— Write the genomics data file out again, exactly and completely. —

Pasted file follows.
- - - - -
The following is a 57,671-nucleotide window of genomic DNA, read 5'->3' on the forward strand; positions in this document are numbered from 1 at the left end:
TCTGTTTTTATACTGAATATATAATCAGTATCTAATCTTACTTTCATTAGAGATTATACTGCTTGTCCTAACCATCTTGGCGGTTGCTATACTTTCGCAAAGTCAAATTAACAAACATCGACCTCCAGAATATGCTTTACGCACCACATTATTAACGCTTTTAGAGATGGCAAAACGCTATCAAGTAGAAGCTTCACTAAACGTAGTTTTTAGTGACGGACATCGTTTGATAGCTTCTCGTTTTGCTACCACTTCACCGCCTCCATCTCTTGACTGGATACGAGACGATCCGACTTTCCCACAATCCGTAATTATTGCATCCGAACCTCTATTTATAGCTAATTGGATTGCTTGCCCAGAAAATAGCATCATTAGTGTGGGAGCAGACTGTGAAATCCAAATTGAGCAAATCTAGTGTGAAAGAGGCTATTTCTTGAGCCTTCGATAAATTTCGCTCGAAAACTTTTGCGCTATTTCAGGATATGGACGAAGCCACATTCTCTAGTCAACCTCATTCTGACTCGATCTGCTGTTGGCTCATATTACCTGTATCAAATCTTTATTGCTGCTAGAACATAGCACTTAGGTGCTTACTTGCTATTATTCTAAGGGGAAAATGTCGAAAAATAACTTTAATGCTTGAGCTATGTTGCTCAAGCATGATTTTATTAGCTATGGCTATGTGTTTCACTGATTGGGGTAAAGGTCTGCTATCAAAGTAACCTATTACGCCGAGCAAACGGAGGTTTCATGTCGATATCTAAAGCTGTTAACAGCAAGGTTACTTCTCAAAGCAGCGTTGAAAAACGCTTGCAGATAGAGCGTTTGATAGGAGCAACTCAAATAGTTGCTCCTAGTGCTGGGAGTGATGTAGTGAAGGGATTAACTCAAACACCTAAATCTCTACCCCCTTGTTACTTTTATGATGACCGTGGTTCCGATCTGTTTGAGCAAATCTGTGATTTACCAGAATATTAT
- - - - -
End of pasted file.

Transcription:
The following is a 57,671-nucleotide window of genomic DNA, read 5'->3' on the forward strand; positions in this document are numbered from 1 at the left end:
TCTGTTTTTATACTGAATATATAATCAGTATCTAATCTTACTTTCATTAGAGATTATACTGCTTGTCCTAACCATCTTGGCGGTTGCTATACTTTCGCAAAGTCAAATTAACAAACATCGACCTCCAGAATATGCTTTACGCACCACATTATTAACGCTTTTAGAGATGGCAAAACGCTATCAAGTAGAAGCTTCACTAAACGTAGTTTTTAGTGACGGACATCGTTTGATAGCTTCTCGTTTTGCTACCACTTCACCGCCTCCATCTCTTGACTGGATACGAGACGATCCGACTTTCCCACAATCCGTAATTATTGCATCCGAACCTCTATTTATAGCTAATTGGATTGCTTGCCCAGAAAATAGCATCATTAGTGTGGGAGCAGACTGTGAAATCCAAATTGAGCAAATCTAGTGTGAAAGAGGCTATTTCTTGAGCCTTCGATAAATTTCGCTCGAAAACTTTTGCGCTATTTCAGGATATGGACGAAGCCACATTCTCTAGTCAACCTCATTCTGACTCGATCTGCTGTTGGCTCATATTACCTGTATCAAATCTTTATTGCTGCTAGAACATAGCACTTAGGTGCTTACTTGCTATTATTCTAAGGGGAAAATGTCGAAAAATAACTTTAATGCTTGAGCTATGTTGCTCAAGCATGATTTTATTAGCTATGGCTATGTGTTTCACTGATTGGGGTAAAGGTCTGCTATCAAAGTAACCTATTACGCCGAGCAAACGGAGGTTTCATGTCGATATCTAAAGCTGTTAACAGCAAGGTTACTTCTCAAAGCAGCGTTGAAAAACGCTTGCAGATAGAGCGTTTGATAGGAGCAACTCAAATAGTTGCTCCTAGTGCTGGGAGTGATGTAGTGAAGGGATTAACTCAAACACCTAAATCTCTACCCCCTTGTTACTTTTATGATGACCGTGGTTCCGATCTGTTTGAGCAAATCTGTGATTTACCAGAATATTAT